Too Much Money: Inflation Goes Global (Part Two)


A tiny part of a much larger problem

Many central bankers and economists in emerging countries are not yet alarmed, saying that the surge in prices is due to external global phenomena beyond their control which will calm down when commodity prices go down. Sachin Sukla, an economist at enam research in India estimates that commodities such as grains, metals and oil account for 80% of price increases in India. His fear is whether policy makers will overreact.

However, recent rate cuts by the US Federal Reserve have exacerbated global inflation problems. Many emerging market currencies mimic the dollar, with the added bonus of capping local interest rates. And there is growing evidence that rising commodity prices are part of a larger problem.

Investment bank UBS (UBS) notes that core inflation rates are rising in emerging markets, reaching 6.8% in Latin America, 4.1% in Asia, and 8.3% in Western Europe. ballast. (Twelve months earlier, the respective rates were 5.0%, 2.4% and 5.4%). “What is most worrying about the global inflation landscape is that core and wage inflation pressures are coming together, particularly in developing countries,” said UBS economist Andrew Cates. “This is already a pressing issue at a time when monetary policy and monetary conditions in developing economies are still very loose.”

Is monetary easing to blame?

There are endless reasons to blame the low cost of money. In many emerging markets, including China, India and Russia, benchmark interest rates are actually negative. For example, China’s inflation, which totaled 7.7% last month, is above the central bank’s main lending rate of 7.47%. Among the four “BRIC” economies, only Brazil, where real interest rates are at record levels, stands out for its monetary policy tightening. Yet even there, concerns about inflation are growing.

UBS notes that in Latin America, Asia and Eastern Europe, interest rates have been consistently below nominal GDP growth over the past five years. This is in stark contrast to the situation during the 1990s, when interest rates generally matched or exceeded nominal GDP growth.

It is true that benchmark interest rates can be a poor measure of monetary conditions in many emerging markets. But other indicators are hardly more reassuring. In recent years, emerging markets including China, Russia and the Persian Gulf states have managed huge sums of money resulting from current account surpluses, building up record foreign exchange reserves (more than 1,000 billion dollars for China and $540 billion for Russia). Many economists draw the obvious conclusion that the exchange rates of these countries are undervalued. The resulting accumulation of foreign exchange reserves has contributed to the growth of the money supply, which fuels inflation.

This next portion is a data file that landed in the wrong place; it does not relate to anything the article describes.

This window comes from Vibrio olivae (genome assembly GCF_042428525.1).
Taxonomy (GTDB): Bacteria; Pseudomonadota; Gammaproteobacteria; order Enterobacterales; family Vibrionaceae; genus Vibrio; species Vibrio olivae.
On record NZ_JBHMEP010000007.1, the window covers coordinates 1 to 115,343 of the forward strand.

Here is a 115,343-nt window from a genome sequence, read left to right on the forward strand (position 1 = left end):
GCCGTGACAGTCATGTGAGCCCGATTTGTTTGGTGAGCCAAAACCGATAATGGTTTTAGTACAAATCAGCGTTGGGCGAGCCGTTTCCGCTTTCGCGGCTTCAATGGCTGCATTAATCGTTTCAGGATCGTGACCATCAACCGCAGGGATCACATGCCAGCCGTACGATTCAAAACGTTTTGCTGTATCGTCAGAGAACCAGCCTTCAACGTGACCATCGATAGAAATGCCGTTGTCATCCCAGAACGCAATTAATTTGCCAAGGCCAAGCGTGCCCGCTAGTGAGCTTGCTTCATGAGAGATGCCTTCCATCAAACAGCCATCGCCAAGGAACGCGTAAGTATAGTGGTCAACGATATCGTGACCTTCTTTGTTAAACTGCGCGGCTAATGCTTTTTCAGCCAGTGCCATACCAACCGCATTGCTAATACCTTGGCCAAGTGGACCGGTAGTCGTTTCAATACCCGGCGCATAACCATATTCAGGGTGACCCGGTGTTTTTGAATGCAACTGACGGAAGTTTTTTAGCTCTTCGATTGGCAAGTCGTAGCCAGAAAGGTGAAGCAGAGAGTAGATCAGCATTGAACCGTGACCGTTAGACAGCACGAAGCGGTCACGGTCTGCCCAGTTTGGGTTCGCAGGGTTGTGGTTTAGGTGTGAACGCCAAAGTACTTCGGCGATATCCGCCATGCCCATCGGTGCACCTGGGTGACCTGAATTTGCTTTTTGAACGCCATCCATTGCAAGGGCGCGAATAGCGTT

Slower growth may be inevitable

Central banks are giving far more credence to the inflation problem and many have recently begun to take corrective action. On June 7, the People’s Bank of China raised the reserve requirement ratio for banks by one point, to 17.5%, an exceptionally high increase. On June 10, 2008, the Russian central bank raised its refinancing rate for the second time in a fortnight by a quarter of a point, to 10.75%. Central bank actions are to some extent a response to economists’ concerns that inflation is now out of control.

There may also be other basic reasons for being gloomy. The current wave of global inflation could indicate that the period of crazy growth in emerging markets has finally reached its limits. As emerging economies face growth capacity issues and resource constraints, a long period of slower growth and higher inflation may now be unavoidable. “It’s typical of what happens in a long economic cycle,” says Aslund. “This is the best economic cycle emerging markets have ever seen.” What happens next, he adds, is where policymakers can become complacent.

Indeed, a big risk is that central banks in emerging countries—accustomed to years of phenomenal growth—will be reluctant to admit that times have changed. “The problem here is that, in trying to avoid a modest slowdown, central banks are resisting raising interest rates,” Rogoff said. “But it can become extremely painful to bring inflation down in the future. It took a decade in the 80s to do that. If central banks wait too long, we are going to be in trouble again.”

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